Retired schoolteacher Matt Cinelli came to Philadelphia to experience the joy of the papal visit.

He was met, he said, by "the confusion and terror of a police state," one in which edgy National Guard soldiers barked contradictory orders and seemed prepped for confrontation.

"The security did not make me feel safe," said Cinelli, 56, who grew up Catholic and lives near Reading. "It made me feel like somebody was going to fight me, that there was a combativeness."

On Monday, hours after Pope Francis left Philadelphia for Rome, people who attended weekend events shared stories of disconcerting encounters with the massive security apparatus erected in advance of the visit. Center City was transformed into a fortress of steel fences, concrete barriers, and armed law enforcement officers from federal, state and local agencies.

Special Agent David Beach of the Secret Service, which was in charge of protecting the pope, said the high level of security was "one of those necessary evils" in staging a large event.

"We're responsible for the pope's safety but also the safety of all those attendees," he said. "I think we were successful in that mission."

Others disagreed with the tactics to accomplish that.

Austen Ivereigh, author of a definitive papal biography, who covers Pope Francis for news organizations like the BBC, said security in Philadelphia was wildly over the top, beyond the strict measures imposed when three million people saw the pope in Rio de Janeiro in 2013.

"If that was excessive," Ivereigh said, "this was pathological."

Hundreds of thousands of people, many from across the country and around the world, came to see the pope here on Saturday and, especially, at an outdoor Mass in front of the Art Museum on Sunday.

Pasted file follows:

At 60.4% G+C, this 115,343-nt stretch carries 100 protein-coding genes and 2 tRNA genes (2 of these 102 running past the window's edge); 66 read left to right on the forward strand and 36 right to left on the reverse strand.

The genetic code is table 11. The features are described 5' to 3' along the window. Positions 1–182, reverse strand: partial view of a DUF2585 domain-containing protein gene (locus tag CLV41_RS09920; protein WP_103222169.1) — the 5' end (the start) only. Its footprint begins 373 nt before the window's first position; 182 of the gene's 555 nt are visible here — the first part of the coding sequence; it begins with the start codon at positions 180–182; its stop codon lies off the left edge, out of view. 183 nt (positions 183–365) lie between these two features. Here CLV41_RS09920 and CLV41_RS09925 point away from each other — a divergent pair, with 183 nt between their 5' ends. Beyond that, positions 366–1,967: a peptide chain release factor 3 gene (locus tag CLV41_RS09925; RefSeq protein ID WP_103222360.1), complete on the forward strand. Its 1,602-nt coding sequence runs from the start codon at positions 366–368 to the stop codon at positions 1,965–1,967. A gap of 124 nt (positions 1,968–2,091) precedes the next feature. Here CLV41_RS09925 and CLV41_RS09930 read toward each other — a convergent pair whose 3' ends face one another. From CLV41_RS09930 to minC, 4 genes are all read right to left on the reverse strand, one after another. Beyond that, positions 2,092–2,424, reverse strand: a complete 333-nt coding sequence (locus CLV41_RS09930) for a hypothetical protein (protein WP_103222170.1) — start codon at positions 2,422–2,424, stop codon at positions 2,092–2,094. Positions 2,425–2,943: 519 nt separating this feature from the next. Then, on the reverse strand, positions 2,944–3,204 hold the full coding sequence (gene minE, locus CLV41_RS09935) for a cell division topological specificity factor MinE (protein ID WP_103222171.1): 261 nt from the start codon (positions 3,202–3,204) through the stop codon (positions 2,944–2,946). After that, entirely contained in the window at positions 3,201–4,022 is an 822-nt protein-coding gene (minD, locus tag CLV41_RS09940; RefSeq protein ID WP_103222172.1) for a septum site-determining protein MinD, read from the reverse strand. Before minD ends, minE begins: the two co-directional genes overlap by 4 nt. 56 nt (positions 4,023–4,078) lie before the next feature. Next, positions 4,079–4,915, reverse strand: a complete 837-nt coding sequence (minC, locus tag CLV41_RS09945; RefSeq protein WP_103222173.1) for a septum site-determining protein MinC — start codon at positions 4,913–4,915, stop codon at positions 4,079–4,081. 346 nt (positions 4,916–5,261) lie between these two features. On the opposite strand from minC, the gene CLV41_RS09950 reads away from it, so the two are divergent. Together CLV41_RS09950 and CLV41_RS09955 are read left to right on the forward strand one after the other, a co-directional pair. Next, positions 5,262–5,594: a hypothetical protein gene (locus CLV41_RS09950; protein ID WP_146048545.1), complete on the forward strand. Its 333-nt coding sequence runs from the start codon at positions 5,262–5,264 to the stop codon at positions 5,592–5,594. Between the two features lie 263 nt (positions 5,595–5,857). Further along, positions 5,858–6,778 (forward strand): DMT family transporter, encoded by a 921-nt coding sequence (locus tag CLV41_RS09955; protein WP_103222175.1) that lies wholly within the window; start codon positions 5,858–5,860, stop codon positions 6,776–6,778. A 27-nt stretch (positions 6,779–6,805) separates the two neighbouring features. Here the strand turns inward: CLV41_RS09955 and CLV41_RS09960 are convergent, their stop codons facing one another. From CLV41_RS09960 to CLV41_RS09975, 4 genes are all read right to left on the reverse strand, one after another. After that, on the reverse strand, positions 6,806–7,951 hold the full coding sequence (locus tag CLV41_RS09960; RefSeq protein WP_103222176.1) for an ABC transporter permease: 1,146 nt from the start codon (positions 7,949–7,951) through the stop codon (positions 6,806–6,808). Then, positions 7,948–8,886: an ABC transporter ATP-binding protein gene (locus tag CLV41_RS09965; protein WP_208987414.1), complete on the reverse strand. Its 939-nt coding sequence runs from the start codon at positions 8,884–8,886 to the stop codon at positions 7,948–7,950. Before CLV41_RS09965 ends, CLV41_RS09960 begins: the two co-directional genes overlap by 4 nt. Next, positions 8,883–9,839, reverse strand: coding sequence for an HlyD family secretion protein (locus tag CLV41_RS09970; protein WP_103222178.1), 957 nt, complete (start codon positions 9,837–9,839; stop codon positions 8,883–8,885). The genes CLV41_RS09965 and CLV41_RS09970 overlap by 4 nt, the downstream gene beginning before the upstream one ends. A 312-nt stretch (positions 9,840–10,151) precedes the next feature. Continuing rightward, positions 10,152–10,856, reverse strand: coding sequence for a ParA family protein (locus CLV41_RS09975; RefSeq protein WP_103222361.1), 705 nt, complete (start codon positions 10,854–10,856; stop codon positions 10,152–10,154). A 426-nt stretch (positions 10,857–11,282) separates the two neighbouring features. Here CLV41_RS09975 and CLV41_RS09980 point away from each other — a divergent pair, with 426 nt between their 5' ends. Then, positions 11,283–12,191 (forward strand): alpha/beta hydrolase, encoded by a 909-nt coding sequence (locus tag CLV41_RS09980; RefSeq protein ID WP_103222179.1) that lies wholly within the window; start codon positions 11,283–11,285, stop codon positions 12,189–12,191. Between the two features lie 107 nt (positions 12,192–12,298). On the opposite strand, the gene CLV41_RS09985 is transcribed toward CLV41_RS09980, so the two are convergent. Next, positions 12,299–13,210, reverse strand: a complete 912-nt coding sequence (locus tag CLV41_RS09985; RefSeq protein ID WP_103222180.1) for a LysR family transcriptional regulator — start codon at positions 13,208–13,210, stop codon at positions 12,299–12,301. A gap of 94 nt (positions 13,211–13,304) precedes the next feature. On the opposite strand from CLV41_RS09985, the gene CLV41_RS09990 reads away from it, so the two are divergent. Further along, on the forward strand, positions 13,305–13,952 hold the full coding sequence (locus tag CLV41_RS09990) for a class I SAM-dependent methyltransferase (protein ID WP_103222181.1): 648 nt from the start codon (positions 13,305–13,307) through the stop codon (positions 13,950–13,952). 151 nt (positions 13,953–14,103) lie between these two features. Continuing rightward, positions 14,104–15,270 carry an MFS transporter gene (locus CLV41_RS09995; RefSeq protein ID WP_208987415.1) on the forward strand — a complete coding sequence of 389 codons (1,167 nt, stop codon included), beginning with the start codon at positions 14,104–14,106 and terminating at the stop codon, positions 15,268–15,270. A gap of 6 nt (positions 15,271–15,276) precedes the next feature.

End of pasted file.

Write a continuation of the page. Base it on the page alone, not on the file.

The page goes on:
But untold numbers became trapped in massive backups at the Secret Service checkpoints that offered the only access to the Benjamin Franklin Parkway. Some people spent five hours in line, missing the Mass.

"It was just too strict. Every person had to be checked so thoroughly, the whole thing just collapsed," said Jack Valero, a coordinator with Catholic Voices, who was in Philadelphia to advise the World Meeting of Families.

Philadelphia Archbishop Charles J. Chaput said the church had little input on security measures, adding that "if we had it our way, we would have probably had it much simpler."

Chaput said he was hesitant to criticize the officials responsible for the security of the pope and people who came to see him.

"If they weren't kept safe, all blame would go there," he said.

When the pope visited Cuba on his way to the United States, security was not nearly as dramatic, he noted. But that country had not endured the 9/11 attacks or the Boston Marathon bombing, which "have made us very, very sensitive to the possibility of terrorism," Chaput said.

Mayor Nutter said the Secret Service moved people through checkpoints as quickly as it could.

"It's not like they were trying to delay folks," he said.

Several people who spent Sunday stuck in lines said they were nonetheless happy to be near the pope, to share fellowship with fellow Catholics, and to have participated in the World Meeting of Families. Still, they struggled to understand how a year of planning could result in a huge, dissuasive iron ring in Center City.